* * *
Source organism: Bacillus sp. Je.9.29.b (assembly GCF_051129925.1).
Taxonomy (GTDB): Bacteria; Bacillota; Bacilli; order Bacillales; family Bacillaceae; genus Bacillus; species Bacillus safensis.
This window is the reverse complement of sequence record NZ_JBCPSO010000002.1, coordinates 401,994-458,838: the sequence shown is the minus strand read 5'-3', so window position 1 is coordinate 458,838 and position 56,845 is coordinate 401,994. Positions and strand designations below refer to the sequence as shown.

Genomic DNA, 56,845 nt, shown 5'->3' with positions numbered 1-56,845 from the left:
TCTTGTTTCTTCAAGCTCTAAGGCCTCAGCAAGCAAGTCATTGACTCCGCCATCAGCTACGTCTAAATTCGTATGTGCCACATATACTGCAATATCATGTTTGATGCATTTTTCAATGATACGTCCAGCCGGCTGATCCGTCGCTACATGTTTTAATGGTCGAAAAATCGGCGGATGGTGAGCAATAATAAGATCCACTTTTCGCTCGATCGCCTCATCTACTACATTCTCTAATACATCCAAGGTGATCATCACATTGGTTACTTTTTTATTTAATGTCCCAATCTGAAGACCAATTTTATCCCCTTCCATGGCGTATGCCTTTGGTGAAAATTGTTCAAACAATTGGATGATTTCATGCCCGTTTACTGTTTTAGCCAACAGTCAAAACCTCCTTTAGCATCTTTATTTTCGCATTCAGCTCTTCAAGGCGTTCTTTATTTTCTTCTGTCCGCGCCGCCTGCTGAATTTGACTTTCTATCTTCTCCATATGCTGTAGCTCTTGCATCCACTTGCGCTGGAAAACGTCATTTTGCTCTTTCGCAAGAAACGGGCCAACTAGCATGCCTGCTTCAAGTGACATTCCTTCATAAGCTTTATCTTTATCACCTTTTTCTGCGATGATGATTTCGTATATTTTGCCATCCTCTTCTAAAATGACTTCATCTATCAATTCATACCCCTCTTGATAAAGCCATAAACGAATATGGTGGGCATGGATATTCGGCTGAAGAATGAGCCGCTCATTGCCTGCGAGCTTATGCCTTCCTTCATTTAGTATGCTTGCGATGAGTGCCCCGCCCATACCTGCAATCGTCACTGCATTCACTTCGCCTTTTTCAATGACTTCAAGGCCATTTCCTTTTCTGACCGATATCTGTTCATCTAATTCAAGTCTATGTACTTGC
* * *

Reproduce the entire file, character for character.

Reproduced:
Source organism: Bacillus sp. Je.9.29.b (assembly GCF_051129925.1).
Taxonomy (GTDB): Bacteria; Bacillota; Bacilli; order Bacillales; family Bacillaceae; genus Bacillus; species Bacillus safensis.
This window is the reverse complement of sequence record NZ_JBCPSO010000002.1, coordinates 401,994-458,838: the sequence shown is the minus strand read 5'-3', so window position 1 is coordinate 458,838 and position 56,845 is coordinate 401,994. Positions and strand designations below refer to the sequence as shown.

Genomic DNA, 56,845 nt, shown 5'->3' with positions numbered 1-56,845 from the left:
TCTTGTTTCTTCAAGCTCTAAGGCCTCAGCAAGCAAGTCATTGACTCCGCCATCAGCTACGTCTAAATTCGTATGTGCCACATATACTGCAATATCATGTTTGATGCATTTTTCAATGATACGTCCAGCCGGCTGATCCGTCGCTACATGTTTTAATGGTCGAAAAATCGGCGGATGGTGAGCAATAATAAGATCCACTTTTCGCTCGATCGCCTCATCTACTACATTCTCTAATACATCCAAGGTGATCATCACATTGGTTACTTTTTTATTTAATGTCCCAATCTGAAGACCAATTTTATCCCCTTCCATGGCGTATGCCTTTGGTGAAAATTGTTCAAACAATTGGATGATTTCATGCCCGTTTACTGTTTTAGCCAACAGTCAAAACCTCCTTTAGCATCTTTATTTTCGCATTCAGCTCTTCAAGGCGTTCTTTATTTTCTTCTGTCCGCGCCGCCTGCTGAATTTGACTTTCTATCTTCTCCATATGCTGTAGCTCTTGCATCCACTTGCGCTGGAAAACGTCATTTTGCTCTTTCGCAAGAAACGGGCCAACTAGCATGCCTGCTTCAAGTGACATTCCTTCATAAGCTTTATCTTTATCACCTTTTTCTGCGATGATGATTTCGTATATTTTGCCATCCTCTTCTAAAATGACTTCATCTATCAATTCATACCCCTCTTGATAAAGCCATAAACGAATATGGTGGGCATGGATATTCGGCTGAAGAATGAGCCGCTCATTGCCTGCGAGCTTATGCCTTCCTTCATTTAGTATGCTTGCGATGAGTGCCCCGCCCATACCTGCAATCGTCACTGCATTCACTTCGCCTTTTTCAATGACTTCAAGGCCATTTCCTTTTCTGACCGATATCTGTTCATCTAATTCAAGTCTATGTACTTGC